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Kidney Week

Abstract: FR-PO006

Medication Prescribing Patterns in AKI Patients Undergoing Outpatient Dialysis

Session Information

Category: Acute Kidney Injury

  • 101 AKI: Epidemiology, Risk Factors, and Prevention

Authors

  • Manley, Harold J., Dialysis Clinic Incorporated, Albany, New York, United States
  • Aweh, Gideon N., Dialysis Clinic, Inc., Nashville, Tennessee, United States
  • Weiner, Daniel E., Tufts Medical Center, Boston, Massachusetts, United States
  • Dad, Taimur, Tufts Medical Center, Boston, Massachusetts, United States
  • Thakar, Charuhas V., University of Cincinnati, Cincinnati, Ohio, United States
  • Johnson, Doug, Dialysis Clinic, Inc., Nashville, Tennessee, United States
  • Lacson, Eduardo K., Tufts University School of Medicine, Boston, Massachusetts, United States
Background

Beginning 2017, Medicare patients with acute kidney injury (AKI) could receive outpatient dialysis care. We describe medication prescribing trends as recorded in electronic medical records of a large non-profit dialysis provider.

Methods

A retrospective review of AKI patients treated between 1/1/17 and 12/31/18 with follow-up until 3/31/19 at 187 outpatient dialysis clinics. Medications were classified for home/clinic use and by Medi-Span® categories. Demographics, polypharmacy prevalence (PolyRx; ≥ 10 medications) and medication classes were determined at 1 week and 30 days.

Results

A total of 799 patients were identified, 415 (52%) having continuous AKI treatment at least 30 days. Patients were 65 ±14 years, 52% male, 56% white and 95% had at least 1 medication order. We identified 5,035 medications orders at week 1 and 8,185 medications at 30 days. Number of medications and PolyRx occurrence at end of week 1 and 30 days was 7.8 ± 6.6 (median 5) medications vs. 14.4 ± 8 (median 13) (p<0.05) and 32.3% vs. 68% (p<0.001), respectively. As expected, over time, larger proportion of patients were undergoing management of bone-mineral dysfunction or anemia. There were 71 (0.9%) potentially contraindicated or nephrotoxic medications: 5 metformin; 8 NSAIDs; 5 digoxin; 3 rivaroxaban; 50 aminoglycoside. Changes in top medication classes are shown in table.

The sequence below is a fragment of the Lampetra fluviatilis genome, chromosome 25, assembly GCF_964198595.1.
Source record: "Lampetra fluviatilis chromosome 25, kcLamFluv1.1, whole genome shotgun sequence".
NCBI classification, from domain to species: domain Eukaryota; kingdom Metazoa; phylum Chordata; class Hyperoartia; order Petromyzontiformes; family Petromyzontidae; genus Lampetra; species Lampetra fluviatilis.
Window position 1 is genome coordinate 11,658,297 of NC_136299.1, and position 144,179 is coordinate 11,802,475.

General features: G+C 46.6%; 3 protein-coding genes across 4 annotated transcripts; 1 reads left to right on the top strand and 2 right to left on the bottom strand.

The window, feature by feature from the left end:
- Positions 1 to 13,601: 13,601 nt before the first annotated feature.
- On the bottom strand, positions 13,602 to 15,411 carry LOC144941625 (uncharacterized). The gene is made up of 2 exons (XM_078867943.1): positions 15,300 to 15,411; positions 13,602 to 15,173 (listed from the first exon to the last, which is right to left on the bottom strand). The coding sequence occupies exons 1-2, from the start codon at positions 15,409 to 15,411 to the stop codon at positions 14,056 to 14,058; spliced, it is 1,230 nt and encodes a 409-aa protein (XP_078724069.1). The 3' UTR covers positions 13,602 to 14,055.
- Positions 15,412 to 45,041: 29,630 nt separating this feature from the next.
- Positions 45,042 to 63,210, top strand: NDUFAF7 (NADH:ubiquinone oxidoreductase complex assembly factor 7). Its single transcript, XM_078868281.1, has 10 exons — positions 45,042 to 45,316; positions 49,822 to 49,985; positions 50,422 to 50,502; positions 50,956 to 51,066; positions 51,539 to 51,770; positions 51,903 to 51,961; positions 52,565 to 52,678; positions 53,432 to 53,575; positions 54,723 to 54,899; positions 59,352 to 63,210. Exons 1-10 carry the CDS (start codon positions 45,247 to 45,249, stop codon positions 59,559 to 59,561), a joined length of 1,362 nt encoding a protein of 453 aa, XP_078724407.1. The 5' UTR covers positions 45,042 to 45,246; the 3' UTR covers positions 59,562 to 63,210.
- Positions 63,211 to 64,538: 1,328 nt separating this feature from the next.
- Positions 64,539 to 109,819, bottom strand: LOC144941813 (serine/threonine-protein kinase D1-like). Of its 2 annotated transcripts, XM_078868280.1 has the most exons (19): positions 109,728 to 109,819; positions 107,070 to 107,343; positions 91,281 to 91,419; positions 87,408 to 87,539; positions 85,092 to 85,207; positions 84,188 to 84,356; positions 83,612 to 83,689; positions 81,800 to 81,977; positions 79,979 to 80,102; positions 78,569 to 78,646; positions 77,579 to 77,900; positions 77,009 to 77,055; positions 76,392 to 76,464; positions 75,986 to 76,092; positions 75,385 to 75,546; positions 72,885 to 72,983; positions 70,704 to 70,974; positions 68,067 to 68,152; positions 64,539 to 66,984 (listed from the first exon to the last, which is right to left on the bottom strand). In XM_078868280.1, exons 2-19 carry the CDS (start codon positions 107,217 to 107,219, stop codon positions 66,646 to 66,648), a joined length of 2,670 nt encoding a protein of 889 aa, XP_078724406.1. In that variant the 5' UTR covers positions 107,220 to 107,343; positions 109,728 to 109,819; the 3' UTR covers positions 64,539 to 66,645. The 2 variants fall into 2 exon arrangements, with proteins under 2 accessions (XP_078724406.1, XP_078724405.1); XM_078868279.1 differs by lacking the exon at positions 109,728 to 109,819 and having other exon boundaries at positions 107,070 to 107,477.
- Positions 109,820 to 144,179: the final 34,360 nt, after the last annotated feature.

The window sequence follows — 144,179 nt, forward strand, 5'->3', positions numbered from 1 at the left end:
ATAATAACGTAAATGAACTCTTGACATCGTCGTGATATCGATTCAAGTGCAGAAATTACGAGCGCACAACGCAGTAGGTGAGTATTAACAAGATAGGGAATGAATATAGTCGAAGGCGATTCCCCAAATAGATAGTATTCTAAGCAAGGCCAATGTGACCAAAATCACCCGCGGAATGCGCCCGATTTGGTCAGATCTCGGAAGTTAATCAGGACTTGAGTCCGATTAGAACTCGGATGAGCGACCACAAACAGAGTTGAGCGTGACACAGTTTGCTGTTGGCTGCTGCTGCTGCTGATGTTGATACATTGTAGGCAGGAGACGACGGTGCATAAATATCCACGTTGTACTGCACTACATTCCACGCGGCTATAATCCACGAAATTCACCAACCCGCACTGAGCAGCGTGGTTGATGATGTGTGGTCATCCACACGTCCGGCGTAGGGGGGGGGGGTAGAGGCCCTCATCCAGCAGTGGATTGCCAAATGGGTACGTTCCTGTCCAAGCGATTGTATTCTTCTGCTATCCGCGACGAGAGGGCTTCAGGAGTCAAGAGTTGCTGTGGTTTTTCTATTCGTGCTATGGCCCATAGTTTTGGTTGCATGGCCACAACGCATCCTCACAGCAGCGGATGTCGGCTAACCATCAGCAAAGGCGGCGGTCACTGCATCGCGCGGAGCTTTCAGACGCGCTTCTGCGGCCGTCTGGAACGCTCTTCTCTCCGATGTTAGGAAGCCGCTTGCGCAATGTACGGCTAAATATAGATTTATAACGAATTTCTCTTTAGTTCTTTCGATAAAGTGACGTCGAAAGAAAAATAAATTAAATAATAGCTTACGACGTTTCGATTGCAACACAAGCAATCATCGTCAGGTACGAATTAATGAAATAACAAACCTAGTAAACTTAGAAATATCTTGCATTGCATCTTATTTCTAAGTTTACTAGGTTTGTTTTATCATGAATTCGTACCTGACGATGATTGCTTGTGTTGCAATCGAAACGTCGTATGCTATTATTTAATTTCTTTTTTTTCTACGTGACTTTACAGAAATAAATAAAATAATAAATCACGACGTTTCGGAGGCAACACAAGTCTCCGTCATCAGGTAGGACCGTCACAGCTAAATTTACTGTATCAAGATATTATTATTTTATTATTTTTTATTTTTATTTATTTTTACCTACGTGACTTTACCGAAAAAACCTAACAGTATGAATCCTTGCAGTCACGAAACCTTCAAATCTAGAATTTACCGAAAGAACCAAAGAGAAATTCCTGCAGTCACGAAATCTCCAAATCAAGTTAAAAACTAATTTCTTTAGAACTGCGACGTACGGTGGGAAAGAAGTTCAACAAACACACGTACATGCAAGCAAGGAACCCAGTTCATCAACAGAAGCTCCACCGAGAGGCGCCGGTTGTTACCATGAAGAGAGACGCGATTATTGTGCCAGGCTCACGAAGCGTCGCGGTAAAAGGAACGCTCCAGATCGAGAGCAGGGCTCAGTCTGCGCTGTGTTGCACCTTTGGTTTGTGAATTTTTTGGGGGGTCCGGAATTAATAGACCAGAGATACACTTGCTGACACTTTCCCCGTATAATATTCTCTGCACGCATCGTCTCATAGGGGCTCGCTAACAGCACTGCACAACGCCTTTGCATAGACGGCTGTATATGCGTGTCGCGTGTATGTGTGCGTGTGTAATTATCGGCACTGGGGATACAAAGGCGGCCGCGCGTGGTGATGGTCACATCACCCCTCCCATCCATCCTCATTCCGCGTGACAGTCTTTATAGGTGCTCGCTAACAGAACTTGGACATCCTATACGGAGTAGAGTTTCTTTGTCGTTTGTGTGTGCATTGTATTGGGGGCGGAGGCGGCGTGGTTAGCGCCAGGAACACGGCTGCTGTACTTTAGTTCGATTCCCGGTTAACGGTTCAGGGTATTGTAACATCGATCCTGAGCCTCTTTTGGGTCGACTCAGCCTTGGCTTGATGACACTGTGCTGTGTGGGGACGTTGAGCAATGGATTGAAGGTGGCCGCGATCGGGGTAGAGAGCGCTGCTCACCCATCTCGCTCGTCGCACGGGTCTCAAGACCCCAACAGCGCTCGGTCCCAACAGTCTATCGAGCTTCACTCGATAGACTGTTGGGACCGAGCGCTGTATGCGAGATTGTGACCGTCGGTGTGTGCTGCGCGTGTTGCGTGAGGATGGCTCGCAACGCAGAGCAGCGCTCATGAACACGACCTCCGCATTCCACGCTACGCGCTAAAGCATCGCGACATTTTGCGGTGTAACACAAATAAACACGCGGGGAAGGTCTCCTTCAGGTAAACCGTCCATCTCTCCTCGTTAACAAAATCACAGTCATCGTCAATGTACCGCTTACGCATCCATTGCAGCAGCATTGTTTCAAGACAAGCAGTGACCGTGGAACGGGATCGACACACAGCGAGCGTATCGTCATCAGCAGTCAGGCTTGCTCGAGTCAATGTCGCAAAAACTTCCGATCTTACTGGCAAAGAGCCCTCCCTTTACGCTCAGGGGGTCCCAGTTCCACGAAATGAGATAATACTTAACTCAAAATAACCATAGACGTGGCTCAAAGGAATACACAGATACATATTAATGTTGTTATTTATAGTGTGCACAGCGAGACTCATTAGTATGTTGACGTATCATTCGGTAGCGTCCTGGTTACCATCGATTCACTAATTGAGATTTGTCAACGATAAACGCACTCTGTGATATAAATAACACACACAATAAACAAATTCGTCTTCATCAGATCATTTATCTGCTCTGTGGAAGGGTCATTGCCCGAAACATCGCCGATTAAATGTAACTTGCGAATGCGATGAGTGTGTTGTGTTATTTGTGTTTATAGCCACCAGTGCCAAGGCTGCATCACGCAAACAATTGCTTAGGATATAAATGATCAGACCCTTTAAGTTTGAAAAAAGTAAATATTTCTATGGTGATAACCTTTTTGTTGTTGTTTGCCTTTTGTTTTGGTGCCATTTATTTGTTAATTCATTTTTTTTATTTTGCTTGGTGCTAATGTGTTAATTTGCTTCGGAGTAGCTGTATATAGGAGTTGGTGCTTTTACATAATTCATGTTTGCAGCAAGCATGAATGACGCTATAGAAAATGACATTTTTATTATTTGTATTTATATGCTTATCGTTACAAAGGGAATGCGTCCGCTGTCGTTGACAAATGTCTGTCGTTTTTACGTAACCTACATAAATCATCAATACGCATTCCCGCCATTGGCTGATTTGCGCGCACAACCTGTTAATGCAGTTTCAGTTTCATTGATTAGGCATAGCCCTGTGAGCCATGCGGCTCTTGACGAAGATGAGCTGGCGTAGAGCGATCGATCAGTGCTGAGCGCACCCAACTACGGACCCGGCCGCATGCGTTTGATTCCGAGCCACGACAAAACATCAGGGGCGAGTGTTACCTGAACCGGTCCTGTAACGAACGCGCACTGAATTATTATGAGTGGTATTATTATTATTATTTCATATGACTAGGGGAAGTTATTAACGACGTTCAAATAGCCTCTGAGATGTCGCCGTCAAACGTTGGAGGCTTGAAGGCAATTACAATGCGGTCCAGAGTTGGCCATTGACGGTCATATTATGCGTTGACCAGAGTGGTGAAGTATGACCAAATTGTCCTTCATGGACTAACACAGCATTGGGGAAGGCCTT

Conclusion

Patients with AKI have complex medication regimens, high PolyRx incidence and significant changes over time. Incorporating medication reconciliation processes can flag potential unsafe or nephrotoxic medication, and improve patient safety and improve prospects for recovery in AKI patients.

Medi-Span® Medication ClassAKI patients @ week 1
(n=415)
AKI patients @ 30 days
(n=415)
% PatientsClinic RxHome Rx% PatientsClinic RxHome Rx
HEMATOPOIETIC GROWTH FACTORS44%181 86%3551
IRON32%1181586%3551
VIRAL VACCINES27%111 59%244 
HEPARINS AND HEPARINOID-LIKE AGENTS46%187453%2165
INSULIN22% 9147%5188
PHOSPHATE BINDER AGENTS18% 7343% 178
PROTEINS/PROTEIN26%106141%2885
OIL SOLUBLE VITAMINS18%205337%6788
HMG COA REDUCTASE INHIBITORS21% 8835% 145
CALCIUM CHANNEL BLOCKERS18% 7533%1136
LOOP DIURETICS12% 4833% 135